SYNOPSIS: Paul discusses the recession and The Great Unraveling
KAI RYSSDAL, anchor: This is MARKETPLACE, I'm Kai Ryssdal. Yesterday, in this segment, we heard New York Times columnist and economist Paul Krugman tell us what he thinks is wrong with the economy and how it's being run by the White House. Today, what he says should be done to fix it.
Mr. PAUL KRUGMAN (The New York Times): Look, there are certainly things that you always do when the economy is in a slump. The federal government always provides aid to state and local governments so they don't have to lay off school teachers and t--and policemen and so they don't have to put off road maintenance and all these things that--that, aside from being bad for the country in other ways, also destroy jobs. We haven't done that. We should be providing--we should be spending on reconstruction after terrorism and on--on homeland security. In other words, we need a little bit of New Deal. Not obviously a whole Works Progress Administration, but we need actual job creation by the federal government as opposed to giving big tax cuts to rich people and hoping that somehow that will stimulate the economy.
RYSSDAL: I'm glad you mentioned New Deal. There were those in 1932 and 1933 who were as opposed to what Franklin Roosevelt was doing then as you are to what George Bush is doing now.
Mr. KRUGMAN: In 1932, there were--in the '30s, there were a lot of people who were very anti-Franklin Roosevelt. But history has told us that in the end, the--the public is very happy with the institutions he created and for that matter that Lyndon Johnson created--Great Society, New Deal. What we have--what I say in--in the beginning of "The Great Unraveling," is that we have in power now people who really don't like those institutions.
RYSSDAL: If you look at where we are right now in the economy, which is somewhere in the second half of--of the year, people have been saying for a long time, it's going to get better in the second half. What do you think?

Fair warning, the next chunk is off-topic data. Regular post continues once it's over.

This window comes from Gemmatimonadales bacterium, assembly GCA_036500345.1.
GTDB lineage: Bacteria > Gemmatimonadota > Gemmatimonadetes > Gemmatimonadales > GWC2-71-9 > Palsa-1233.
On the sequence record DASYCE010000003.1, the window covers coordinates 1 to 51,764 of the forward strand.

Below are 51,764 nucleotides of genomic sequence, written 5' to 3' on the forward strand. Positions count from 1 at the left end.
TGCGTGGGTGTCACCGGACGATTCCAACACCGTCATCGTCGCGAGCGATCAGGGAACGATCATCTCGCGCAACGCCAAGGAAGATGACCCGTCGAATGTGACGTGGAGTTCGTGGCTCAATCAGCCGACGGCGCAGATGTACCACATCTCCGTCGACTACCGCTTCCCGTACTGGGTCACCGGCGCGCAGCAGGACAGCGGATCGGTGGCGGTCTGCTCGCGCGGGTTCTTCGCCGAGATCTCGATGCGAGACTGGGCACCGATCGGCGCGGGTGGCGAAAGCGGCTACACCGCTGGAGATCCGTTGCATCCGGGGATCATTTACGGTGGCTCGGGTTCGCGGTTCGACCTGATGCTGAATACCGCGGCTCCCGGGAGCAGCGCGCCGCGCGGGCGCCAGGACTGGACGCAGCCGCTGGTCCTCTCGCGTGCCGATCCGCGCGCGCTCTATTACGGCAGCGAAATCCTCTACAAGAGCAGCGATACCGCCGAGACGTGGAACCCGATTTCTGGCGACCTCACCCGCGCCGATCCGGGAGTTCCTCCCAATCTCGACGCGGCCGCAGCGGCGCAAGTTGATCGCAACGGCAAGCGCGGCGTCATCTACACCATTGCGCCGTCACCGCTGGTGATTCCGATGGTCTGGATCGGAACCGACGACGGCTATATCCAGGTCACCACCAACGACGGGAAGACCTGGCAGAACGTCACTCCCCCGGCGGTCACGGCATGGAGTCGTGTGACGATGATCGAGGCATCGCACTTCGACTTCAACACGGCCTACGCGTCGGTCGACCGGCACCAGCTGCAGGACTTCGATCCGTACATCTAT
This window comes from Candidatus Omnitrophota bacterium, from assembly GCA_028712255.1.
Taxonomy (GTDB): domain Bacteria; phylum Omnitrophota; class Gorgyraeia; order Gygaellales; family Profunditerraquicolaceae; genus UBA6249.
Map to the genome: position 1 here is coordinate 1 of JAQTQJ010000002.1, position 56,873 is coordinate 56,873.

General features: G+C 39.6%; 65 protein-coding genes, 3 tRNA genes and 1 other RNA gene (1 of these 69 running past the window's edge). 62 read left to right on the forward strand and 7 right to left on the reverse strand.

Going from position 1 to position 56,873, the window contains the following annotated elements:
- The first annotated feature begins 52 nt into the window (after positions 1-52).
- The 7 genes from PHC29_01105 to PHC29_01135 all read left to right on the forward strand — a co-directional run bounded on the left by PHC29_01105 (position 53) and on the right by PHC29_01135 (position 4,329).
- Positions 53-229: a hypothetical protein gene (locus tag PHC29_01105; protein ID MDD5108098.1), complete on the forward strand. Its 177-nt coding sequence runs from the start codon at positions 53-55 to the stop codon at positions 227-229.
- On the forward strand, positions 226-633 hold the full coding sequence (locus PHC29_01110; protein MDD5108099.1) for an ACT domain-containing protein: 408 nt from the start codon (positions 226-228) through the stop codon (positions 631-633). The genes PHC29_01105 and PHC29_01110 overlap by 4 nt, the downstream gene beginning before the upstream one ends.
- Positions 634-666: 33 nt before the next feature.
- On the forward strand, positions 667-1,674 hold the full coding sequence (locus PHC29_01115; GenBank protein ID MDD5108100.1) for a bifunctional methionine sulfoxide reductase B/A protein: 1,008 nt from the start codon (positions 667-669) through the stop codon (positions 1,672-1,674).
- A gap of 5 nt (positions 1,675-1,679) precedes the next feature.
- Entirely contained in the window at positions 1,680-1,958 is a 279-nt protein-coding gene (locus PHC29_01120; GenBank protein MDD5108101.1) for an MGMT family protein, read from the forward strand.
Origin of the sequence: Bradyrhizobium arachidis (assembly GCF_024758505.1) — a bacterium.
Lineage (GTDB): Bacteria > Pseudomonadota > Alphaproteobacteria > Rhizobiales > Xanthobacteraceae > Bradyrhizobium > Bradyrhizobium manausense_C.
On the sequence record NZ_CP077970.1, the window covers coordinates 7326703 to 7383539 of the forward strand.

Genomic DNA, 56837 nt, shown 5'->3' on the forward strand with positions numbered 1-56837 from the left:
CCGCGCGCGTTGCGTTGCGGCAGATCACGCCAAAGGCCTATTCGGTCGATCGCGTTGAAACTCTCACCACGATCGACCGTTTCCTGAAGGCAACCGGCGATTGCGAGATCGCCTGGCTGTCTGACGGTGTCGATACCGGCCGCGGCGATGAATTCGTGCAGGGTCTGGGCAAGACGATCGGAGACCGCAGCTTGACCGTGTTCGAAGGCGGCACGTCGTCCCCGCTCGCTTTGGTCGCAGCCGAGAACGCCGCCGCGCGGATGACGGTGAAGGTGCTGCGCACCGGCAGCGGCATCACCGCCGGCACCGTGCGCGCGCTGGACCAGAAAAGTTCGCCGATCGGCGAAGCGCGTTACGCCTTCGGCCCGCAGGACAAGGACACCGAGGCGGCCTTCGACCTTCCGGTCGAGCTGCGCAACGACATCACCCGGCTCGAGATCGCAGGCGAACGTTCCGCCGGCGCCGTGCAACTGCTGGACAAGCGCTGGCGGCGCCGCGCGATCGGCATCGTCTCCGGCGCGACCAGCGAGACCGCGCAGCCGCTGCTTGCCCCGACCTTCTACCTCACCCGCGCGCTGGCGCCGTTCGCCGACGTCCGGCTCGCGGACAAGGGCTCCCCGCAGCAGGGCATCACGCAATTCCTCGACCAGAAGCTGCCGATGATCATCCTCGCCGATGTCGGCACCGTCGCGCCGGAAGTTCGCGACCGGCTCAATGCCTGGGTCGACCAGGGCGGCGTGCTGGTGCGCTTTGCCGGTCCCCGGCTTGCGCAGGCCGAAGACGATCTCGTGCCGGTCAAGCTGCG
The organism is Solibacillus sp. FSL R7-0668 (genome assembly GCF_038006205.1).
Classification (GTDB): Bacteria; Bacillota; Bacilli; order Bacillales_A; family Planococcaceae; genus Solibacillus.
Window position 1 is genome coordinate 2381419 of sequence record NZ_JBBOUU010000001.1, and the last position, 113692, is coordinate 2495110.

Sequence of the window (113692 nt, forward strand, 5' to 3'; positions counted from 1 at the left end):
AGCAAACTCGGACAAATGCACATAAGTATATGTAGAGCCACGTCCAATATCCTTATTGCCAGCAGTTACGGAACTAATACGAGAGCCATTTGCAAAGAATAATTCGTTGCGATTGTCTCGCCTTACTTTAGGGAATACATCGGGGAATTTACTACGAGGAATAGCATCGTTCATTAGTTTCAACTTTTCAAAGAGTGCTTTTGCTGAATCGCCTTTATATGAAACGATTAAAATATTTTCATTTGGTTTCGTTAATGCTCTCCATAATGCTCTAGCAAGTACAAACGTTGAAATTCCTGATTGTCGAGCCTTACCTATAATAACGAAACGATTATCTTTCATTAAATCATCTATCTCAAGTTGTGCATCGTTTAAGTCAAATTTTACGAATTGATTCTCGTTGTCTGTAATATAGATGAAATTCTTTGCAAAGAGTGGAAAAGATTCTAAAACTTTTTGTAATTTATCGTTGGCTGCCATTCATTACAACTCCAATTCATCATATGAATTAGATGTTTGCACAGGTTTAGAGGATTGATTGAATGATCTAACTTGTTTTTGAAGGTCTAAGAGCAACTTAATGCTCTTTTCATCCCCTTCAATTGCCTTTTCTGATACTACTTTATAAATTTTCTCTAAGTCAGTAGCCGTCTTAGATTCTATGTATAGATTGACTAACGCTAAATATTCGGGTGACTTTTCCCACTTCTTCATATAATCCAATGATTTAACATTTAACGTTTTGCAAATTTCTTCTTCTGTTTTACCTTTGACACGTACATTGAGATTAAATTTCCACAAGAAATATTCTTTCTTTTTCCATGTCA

Mr. KRUGMAN: The growth numbers will be better. Look, anybody who tells you what--what is happening with the economy right now, anyone who tells you that he knows what's happening with the economy right now, by that very statement proves that he doesn't. Because, let me just step aside from politics and all that for a moment, just say that the numbers that we're getting are downright weird. They just do not compute. If I look at the numbers for third quarter on output, you know, the surveys of--of businesses, the industrial production numbers, they would seem to suggest something like a 5 percent growth rate in the third quarter, which is very good. If I look at the employment numbers, they look really lousy. And then you ask, 'Is it possible that productivity growth has accelerated to such a pace that this growth rate is consistent with job loss?' And I say, 'No, that doesn't seem plausible.' And yet something is wrong. I--I--I have to say, we--all of us who watch this sort of thing--and this is--this is wearing my professor hat...
Mr. KRUGMAN: ...are just scratching their heads and saying, 'Is there something wrong with the data? And if so, which part of the data?' The trouble is there are multiple indicators indicate--that seem to support each other on the labor market. There are multiple indicators that seem to support each other on the output market. So we're just in weird territory. We seem to have gone into the Twilight Zone. We don't know quite what's going on.
RYSSDAL: Paul Krugman's book, a collection of his New York Times columns and some other writings, is called "The Great Unraveling." In Los Angeles, I'm Kai Ryssdal. Thanks for being with us.
Originally broadcast, 9.18.03